One of the research goals highlighted in the Action Plan for Liver Disease of the National Institutes of Health is to develop means, including anti-viral antibodies, to prevent recurrence of hepatitis C virus (HCV) after liver transplantation. HCV-associated liver failure is the most common indication for liver transplantation but recurrent HCV invariably occurs after transplantation and can lead to rapid graft loss. The immunosuppressed liver transplant recipients tolerate the side effects of IFN-a and ribavirin poorly and therefore new strategies for prevention and/or treatment of HCV in the transplant setting are urgently required. The long-term objective of this application is to develop an effective and tolerable antibody cocktail to prevent recurrent HCV, and the same treatment may also be useful in preventing infection in the cases of accidental virus exposure of healthcare/laboratory workers, or in high risk populations.
The specific aims are (i) to generate a large panel of human monoclonal antibodies (MAbs) and to identify neutralizing MAbs targeting relatively conserved neutralizing viral epitopes;(ii) to engineer the MAbs to maximize their antiviral activity and to investigate the benefits of MAb combinations over single MAbs in neutralizing diverse HCV isolates;and (iii) to demonstrate the efficacy of the best MAb combination in protecting a small chimeric animal model bearing primary human hepatocytes against challenges by multiple heterologous HCV. A demonstration of significant protection by the antibody cocktail would provide the scientific foundation for further investigation of this passive antibody approach in the prevention of recurrent HCV in clinical settings. Public Health Relevance: Hepatitis C virus (HCV)-associated liver failure is the most common indication for liver transplantation. An effective and tolerable means to prevent re-infection after liver transplant for HCV is urgently needed. The goal of this proposal is to discover a cocktail of highly potent human monoclonal antibodies to prevent recurrent HCV.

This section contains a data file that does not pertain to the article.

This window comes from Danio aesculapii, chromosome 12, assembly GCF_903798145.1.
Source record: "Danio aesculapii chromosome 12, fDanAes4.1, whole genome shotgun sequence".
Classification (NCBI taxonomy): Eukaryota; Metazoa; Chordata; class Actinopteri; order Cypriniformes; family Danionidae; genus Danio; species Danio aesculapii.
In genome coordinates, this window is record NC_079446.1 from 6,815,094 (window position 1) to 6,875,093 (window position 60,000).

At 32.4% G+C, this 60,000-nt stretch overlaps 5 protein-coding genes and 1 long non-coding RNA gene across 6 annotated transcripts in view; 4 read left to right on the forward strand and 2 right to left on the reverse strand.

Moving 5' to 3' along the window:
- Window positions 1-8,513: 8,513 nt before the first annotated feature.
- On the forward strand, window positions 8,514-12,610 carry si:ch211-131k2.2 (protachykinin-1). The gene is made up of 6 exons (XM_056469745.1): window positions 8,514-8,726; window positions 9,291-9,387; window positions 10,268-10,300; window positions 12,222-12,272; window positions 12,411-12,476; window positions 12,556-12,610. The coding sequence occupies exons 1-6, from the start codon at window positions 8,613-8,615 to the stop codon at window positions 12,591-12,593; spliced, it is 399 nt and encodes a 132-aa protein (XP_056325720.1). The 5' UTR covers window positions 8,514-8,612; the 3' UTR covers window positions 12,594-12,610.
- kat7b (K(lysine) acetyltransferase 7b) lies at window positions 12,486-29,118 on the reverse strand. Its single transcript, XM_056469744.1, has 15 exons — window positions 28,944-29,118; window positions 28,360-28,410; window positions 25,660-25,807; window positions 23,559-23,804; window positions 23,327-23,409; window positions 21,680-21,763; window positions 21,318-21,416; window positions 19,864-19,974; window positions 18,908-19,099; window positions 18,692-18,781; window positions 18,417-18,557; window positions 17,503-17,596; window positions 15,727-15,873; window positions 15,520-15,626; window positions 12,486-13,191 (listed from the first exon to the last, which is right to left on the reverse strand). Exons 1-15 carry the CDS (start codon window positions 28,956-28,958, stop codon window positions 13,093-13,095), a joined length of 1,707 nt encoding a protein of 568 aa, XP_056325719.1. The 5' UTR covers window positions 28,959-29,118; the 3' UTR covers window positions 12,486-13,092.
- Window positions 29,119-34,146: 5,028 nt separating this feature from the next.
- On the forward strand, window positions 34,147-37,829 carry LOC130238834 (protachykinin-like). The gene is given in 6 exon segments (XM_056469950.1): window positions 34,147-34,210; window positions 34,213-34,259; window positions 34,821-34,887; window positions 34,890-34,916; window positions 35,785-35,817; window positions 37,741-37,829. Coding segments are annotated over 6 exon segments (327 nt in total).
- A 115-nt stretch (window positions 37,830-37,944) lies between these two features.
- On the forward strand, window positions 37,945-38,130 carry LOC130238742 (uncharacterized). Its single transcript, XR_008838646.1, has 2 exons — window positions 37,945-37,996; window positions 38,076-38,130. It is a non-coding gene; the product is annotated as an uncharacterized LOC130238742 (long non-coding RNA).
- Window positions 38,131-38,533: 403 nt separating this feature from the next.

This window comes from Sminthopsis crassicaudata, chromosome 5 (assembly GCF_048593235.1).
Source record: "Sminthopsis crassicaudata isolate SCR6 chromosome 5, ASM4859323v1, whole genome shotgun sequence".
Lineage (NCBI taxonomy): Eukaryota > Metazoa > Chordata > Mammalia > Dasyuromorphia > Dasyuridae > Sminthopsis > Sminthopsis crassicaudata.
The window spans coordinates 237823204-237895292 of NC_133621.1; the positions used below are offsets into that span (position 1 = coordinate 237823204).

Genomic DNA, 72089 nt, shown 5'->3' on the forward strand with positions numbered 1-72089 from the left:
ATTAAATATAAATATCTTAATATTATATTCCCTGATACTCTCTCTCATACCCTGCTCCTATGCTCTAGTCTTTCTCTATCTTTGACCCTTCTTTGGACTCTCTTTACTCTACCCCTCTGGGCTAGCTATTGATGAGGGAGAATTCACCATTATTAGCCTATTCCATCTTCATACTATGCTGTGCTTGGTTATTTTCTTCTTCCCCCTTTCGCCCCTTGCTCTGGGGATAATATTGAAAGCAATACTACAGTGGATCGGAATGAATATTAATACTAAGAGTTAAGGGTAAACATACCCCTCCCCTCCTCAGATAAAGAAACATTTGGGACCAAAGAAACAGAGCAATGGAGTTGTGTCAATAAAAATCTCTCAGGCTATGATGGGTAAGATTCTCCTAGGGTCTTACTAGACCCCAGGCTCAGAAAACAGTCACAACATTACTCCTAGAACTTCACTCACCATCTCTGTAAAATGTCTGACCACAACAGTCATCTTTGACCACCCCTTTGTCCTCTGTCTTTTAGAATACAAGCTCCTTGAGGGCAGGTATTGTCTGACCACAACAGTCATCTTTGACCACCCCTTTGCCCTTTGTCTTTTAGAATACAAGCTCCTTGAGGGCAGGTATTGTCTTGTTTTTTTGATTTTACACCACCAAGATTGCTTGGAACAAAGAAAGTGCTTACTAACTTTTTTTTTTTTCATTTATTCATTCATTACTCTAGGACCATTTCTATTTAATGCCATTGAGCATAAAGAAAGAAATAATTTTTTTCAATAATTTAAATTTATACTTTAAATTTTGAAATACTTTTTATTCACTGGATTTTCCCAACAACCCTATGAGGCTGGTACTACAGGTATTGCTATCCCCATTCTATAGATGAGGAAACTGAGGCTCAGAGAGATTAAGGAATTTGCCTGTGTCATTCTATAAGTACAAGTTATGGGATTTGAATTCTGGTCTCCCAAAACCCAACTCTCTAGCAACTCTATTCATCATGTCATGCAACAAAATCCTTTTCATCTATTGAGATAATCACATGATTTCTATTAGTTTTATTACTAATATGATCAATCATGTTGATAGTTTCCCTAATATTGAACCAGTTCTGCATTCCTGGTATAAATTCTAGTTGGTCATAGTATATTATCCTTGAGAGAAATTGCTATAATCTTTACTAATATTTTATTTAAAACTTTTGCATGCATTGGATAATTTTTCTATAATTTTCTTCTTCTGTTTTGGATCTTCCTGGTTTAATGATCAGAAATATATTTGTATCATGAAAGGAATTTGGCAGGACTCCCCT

Agency
National Institute of Health (NIH)
Institute
National Institute of Allergy and Infectious Diseases (NIAID)
Type
Research Project (R01)
Project #
5R01AI079031-04
Application #
8133022
Study Section
Hepatobiliary Pathophysiology Study Section (HBPP)
Program Officer
Koshy, Rajen
Project Start
2008-09-15
Project End
2013-05-31
Budget Start
2011-09-01
Budget End
2013-05-31
Support Year
4
Fiscal Year
2011
Total Cost
$464,322
Indirect Cost
Name
Scripps Research Institute
Department
Type
DUNS #
781613492
City
La Jolla
State
CA
Country
United States
Zip Code
92037
Winer, Benjamin Y; Huang, Tiffany; Low, Benjamin E et al. (2017) Recapitulation of treatment response patterns in a novel humanized mouse model for chronic hepatitis B virus infection. Virology 502:63-72
Li, Dapeng; Wang, Xuesong; von Schaewen, Markus et al. (2017) Immunization With a Subunit Hepatitis C Virus Vaccine Elicits Pan-Genotypic Neutralizing Antibodies and Intrahepatic T-Cell Responses in Nonhuman Primates. J Infect Dis 215:1824-1831
Ding, Qiang; von Schaewen, Markus; Hrebikova, Gabriela et al. (2017) Mice Expressing Minimally Humanized CD81 and Occludin Genes Support Hepatitis C Virus Uptake In Vivo. J Virol 91:
Velázquez-Moctezuma, Rodrigo; Law, Mansun; Bukh, Jens et al. (2017) Applying antibody-sensitive hypervariable region 1-deleted hepatitis C virus to the study of escape pathways of neutralizing human monoclonal antibody AR5A. PLoS Pathog 13:e1006214
McBride, Ryan; Head, Steven R; Ordoukhanian, Phillip et al. (2016) Low-Cost Peptide Microarrays for Mapping Continuous Antibody Epitopes. Methods Mol Biol 1352:67-83
von Schaewen, Markus; Dorner, Marcus; Hueging, Kathrin et al. (2016) Expanding the Host Range of Hepatitis C Virus through Viral Adaptation. MBio 7:
Winer, Benjamin Y; Ding, Qiang; Gaska, Jenna M et al. (2016) In vivo models of hepatitis B and C virus infection. FEBS Lett 590:1987-99
Prentoe, Jannick; Velázquez-Moctezuma, Rodrigo; Foung, Steven K H et al. (2016) Hypervariable region 1 shielding of hepatitis C virus is a main contributor to genotypic differences in neutralization sensitivity. Hepatology 64:1881-1892
Li, Dapeng; von Schaewen, Markus; Wang, Xuesong et al. (2016) Altered Glycosylation Patterns Increase Immunogenicity of a Subunit Hepatitis C Virus Vaccine, Inducing Neutralizing Antibodies Which Confer Protection in Mice. J Virol 90:10486-10498
Shirvani-Dastgerdi, Elham; Schwartz, Robert E; Ploss, Alexander (2016) Hepatocarcinogenesis associated with hepatitis B, delta and C viruses. Curr Opin Virol 20:1-10

Showing the most recent 10 out of 42 publications